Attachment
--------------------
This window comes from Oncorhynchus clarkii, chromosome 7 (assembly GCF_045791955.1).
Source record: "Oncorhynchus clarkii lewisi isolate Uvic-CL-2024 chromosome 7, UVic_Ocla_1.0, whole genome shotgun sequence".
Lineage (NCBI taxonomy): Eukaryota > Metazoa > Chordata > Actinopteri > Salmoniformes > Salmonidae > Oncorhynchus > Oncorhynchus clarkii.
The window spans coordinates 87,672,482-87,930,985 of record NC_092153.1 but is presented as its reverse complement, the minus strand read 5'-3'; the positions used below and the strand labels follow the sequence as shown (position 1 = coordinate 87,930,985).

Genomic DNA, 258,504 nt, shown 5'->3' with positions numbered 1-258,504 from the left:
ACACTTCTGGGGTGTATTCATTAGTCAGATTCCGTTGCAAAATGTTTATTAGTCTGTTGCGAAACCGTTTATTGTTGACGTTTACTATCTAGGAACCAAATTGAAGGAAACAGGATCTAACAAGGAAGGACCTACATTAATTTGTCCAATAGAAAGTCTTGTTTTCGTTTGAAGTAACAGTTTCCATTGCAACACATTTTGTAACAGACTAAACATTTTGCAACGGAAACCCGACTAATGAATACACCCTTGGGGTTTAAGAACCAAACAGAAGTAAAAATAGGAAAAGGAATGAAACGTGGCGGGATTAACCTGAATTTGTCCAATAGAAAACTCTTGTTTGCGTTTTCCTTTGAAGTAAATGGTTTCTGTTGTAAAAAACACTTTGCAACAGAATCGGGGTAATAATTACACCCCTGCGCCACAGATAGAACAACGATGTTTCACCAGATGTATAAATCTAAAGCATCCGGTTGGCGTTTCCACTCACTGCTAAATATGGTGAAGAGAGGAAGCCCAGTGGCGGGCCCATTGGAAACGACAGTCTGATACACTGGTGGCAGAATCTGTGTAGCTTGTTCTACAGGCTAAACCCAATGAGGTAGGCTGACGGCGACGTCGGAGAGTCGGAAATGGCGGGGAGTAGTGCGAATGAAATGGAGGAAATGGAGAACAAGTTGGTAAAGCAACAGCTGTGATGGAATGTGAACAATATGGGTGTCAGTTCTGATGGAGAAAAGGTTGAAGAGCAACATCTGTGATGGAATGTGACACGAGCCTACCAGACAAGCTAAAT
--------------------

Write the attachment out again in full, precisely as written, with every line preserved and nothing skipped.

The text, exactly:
This window comes from Oncorhynchus clarkii, chromosome 7 (assembly GCF_045791955.1).
Source record: "Oncorhynchus clarkii lewisi isolate Uvic-CL-2024 chromosome 7, UVic_Ocla_1.0, whole genome shotgun sequence".
Lineage (NCBI taxonomy): Eukaryota > Metazoa > Chordata > Actinopteri > Salmoniformes > Salmonidae > Oncorhynchus > Oncorhynchus clarkii.
The window spans coordinates 87,672,482-87,930,985 of record NC_092153.1 but is presented as its reverse complement, the minus strand read 5'-3'; the positions used below and the strand labels follow the sequence as shown (position 1 = coordinate 87,930,985).

Genomic DNA, 258,504 nt, shown 5'->3' with positions numbered 1-258,504 from the left:
ACACTTCTGGGGTGTATTCATTAGTCAGATTCCGTTGCAAAATGTTTATTAGTCTGTTGCGAAACCGTTTATTGTTGACGTTTACTATCTAGGAACCAAATTGAAGGAAACAGGATCTAACAAGGAAGGACCTACATTAATTTGTCCAATAGAAAGTCTTGTTTTCGTTTGAAGTAACAGTTTCCATTGCAACACATTTTGTAACAGACTAAACATTTTGCAACGGAAACCCGACTAATGAATACACCCTTGGGGTTTAAGAACCAAACAGAAGTAAAAATAGGAAAAGGAATGAAACGTGGCGGGATTAACCTGAATTTGTCCAATAGAAAACTCTTGTTTGCGTTTTCCTTTGAAGTAAATGGTTTCTGTTGTAAAAAACACTTTGCAACAGAATCGGGGTAATAATTACACCCCTGCGCCACAGATAGAACAACGATGTTTCACCAGATGTATAAATCTAAAGCATCCGGTTGGCGTTTCCACTCACTGCTAAATATGGTGAAGAGAGGAAGCCCAGTGGCGGGCCCATTGGAAACGACAGTCTGATACACTGGTGGCAGAATCTGTGTAGCTTGTTCTACAGGCTAAACCCAATGAGGTAGGCTGACGGCGACGTCGGAGAGTCGGAAATGGCGGGGAGTAGTGCGAATGAAATGGAGGAAATGGAGAACAAGTTGGTAAAGCAACAGCTGTGATGGAATGTGAACAATATGGGTGTCAGTTCTGATGGAGAAAAGGTTGAAGAGCAACATCTGTGATGGAATGTGACACGAGCCTACCAGACAAGCTAAAT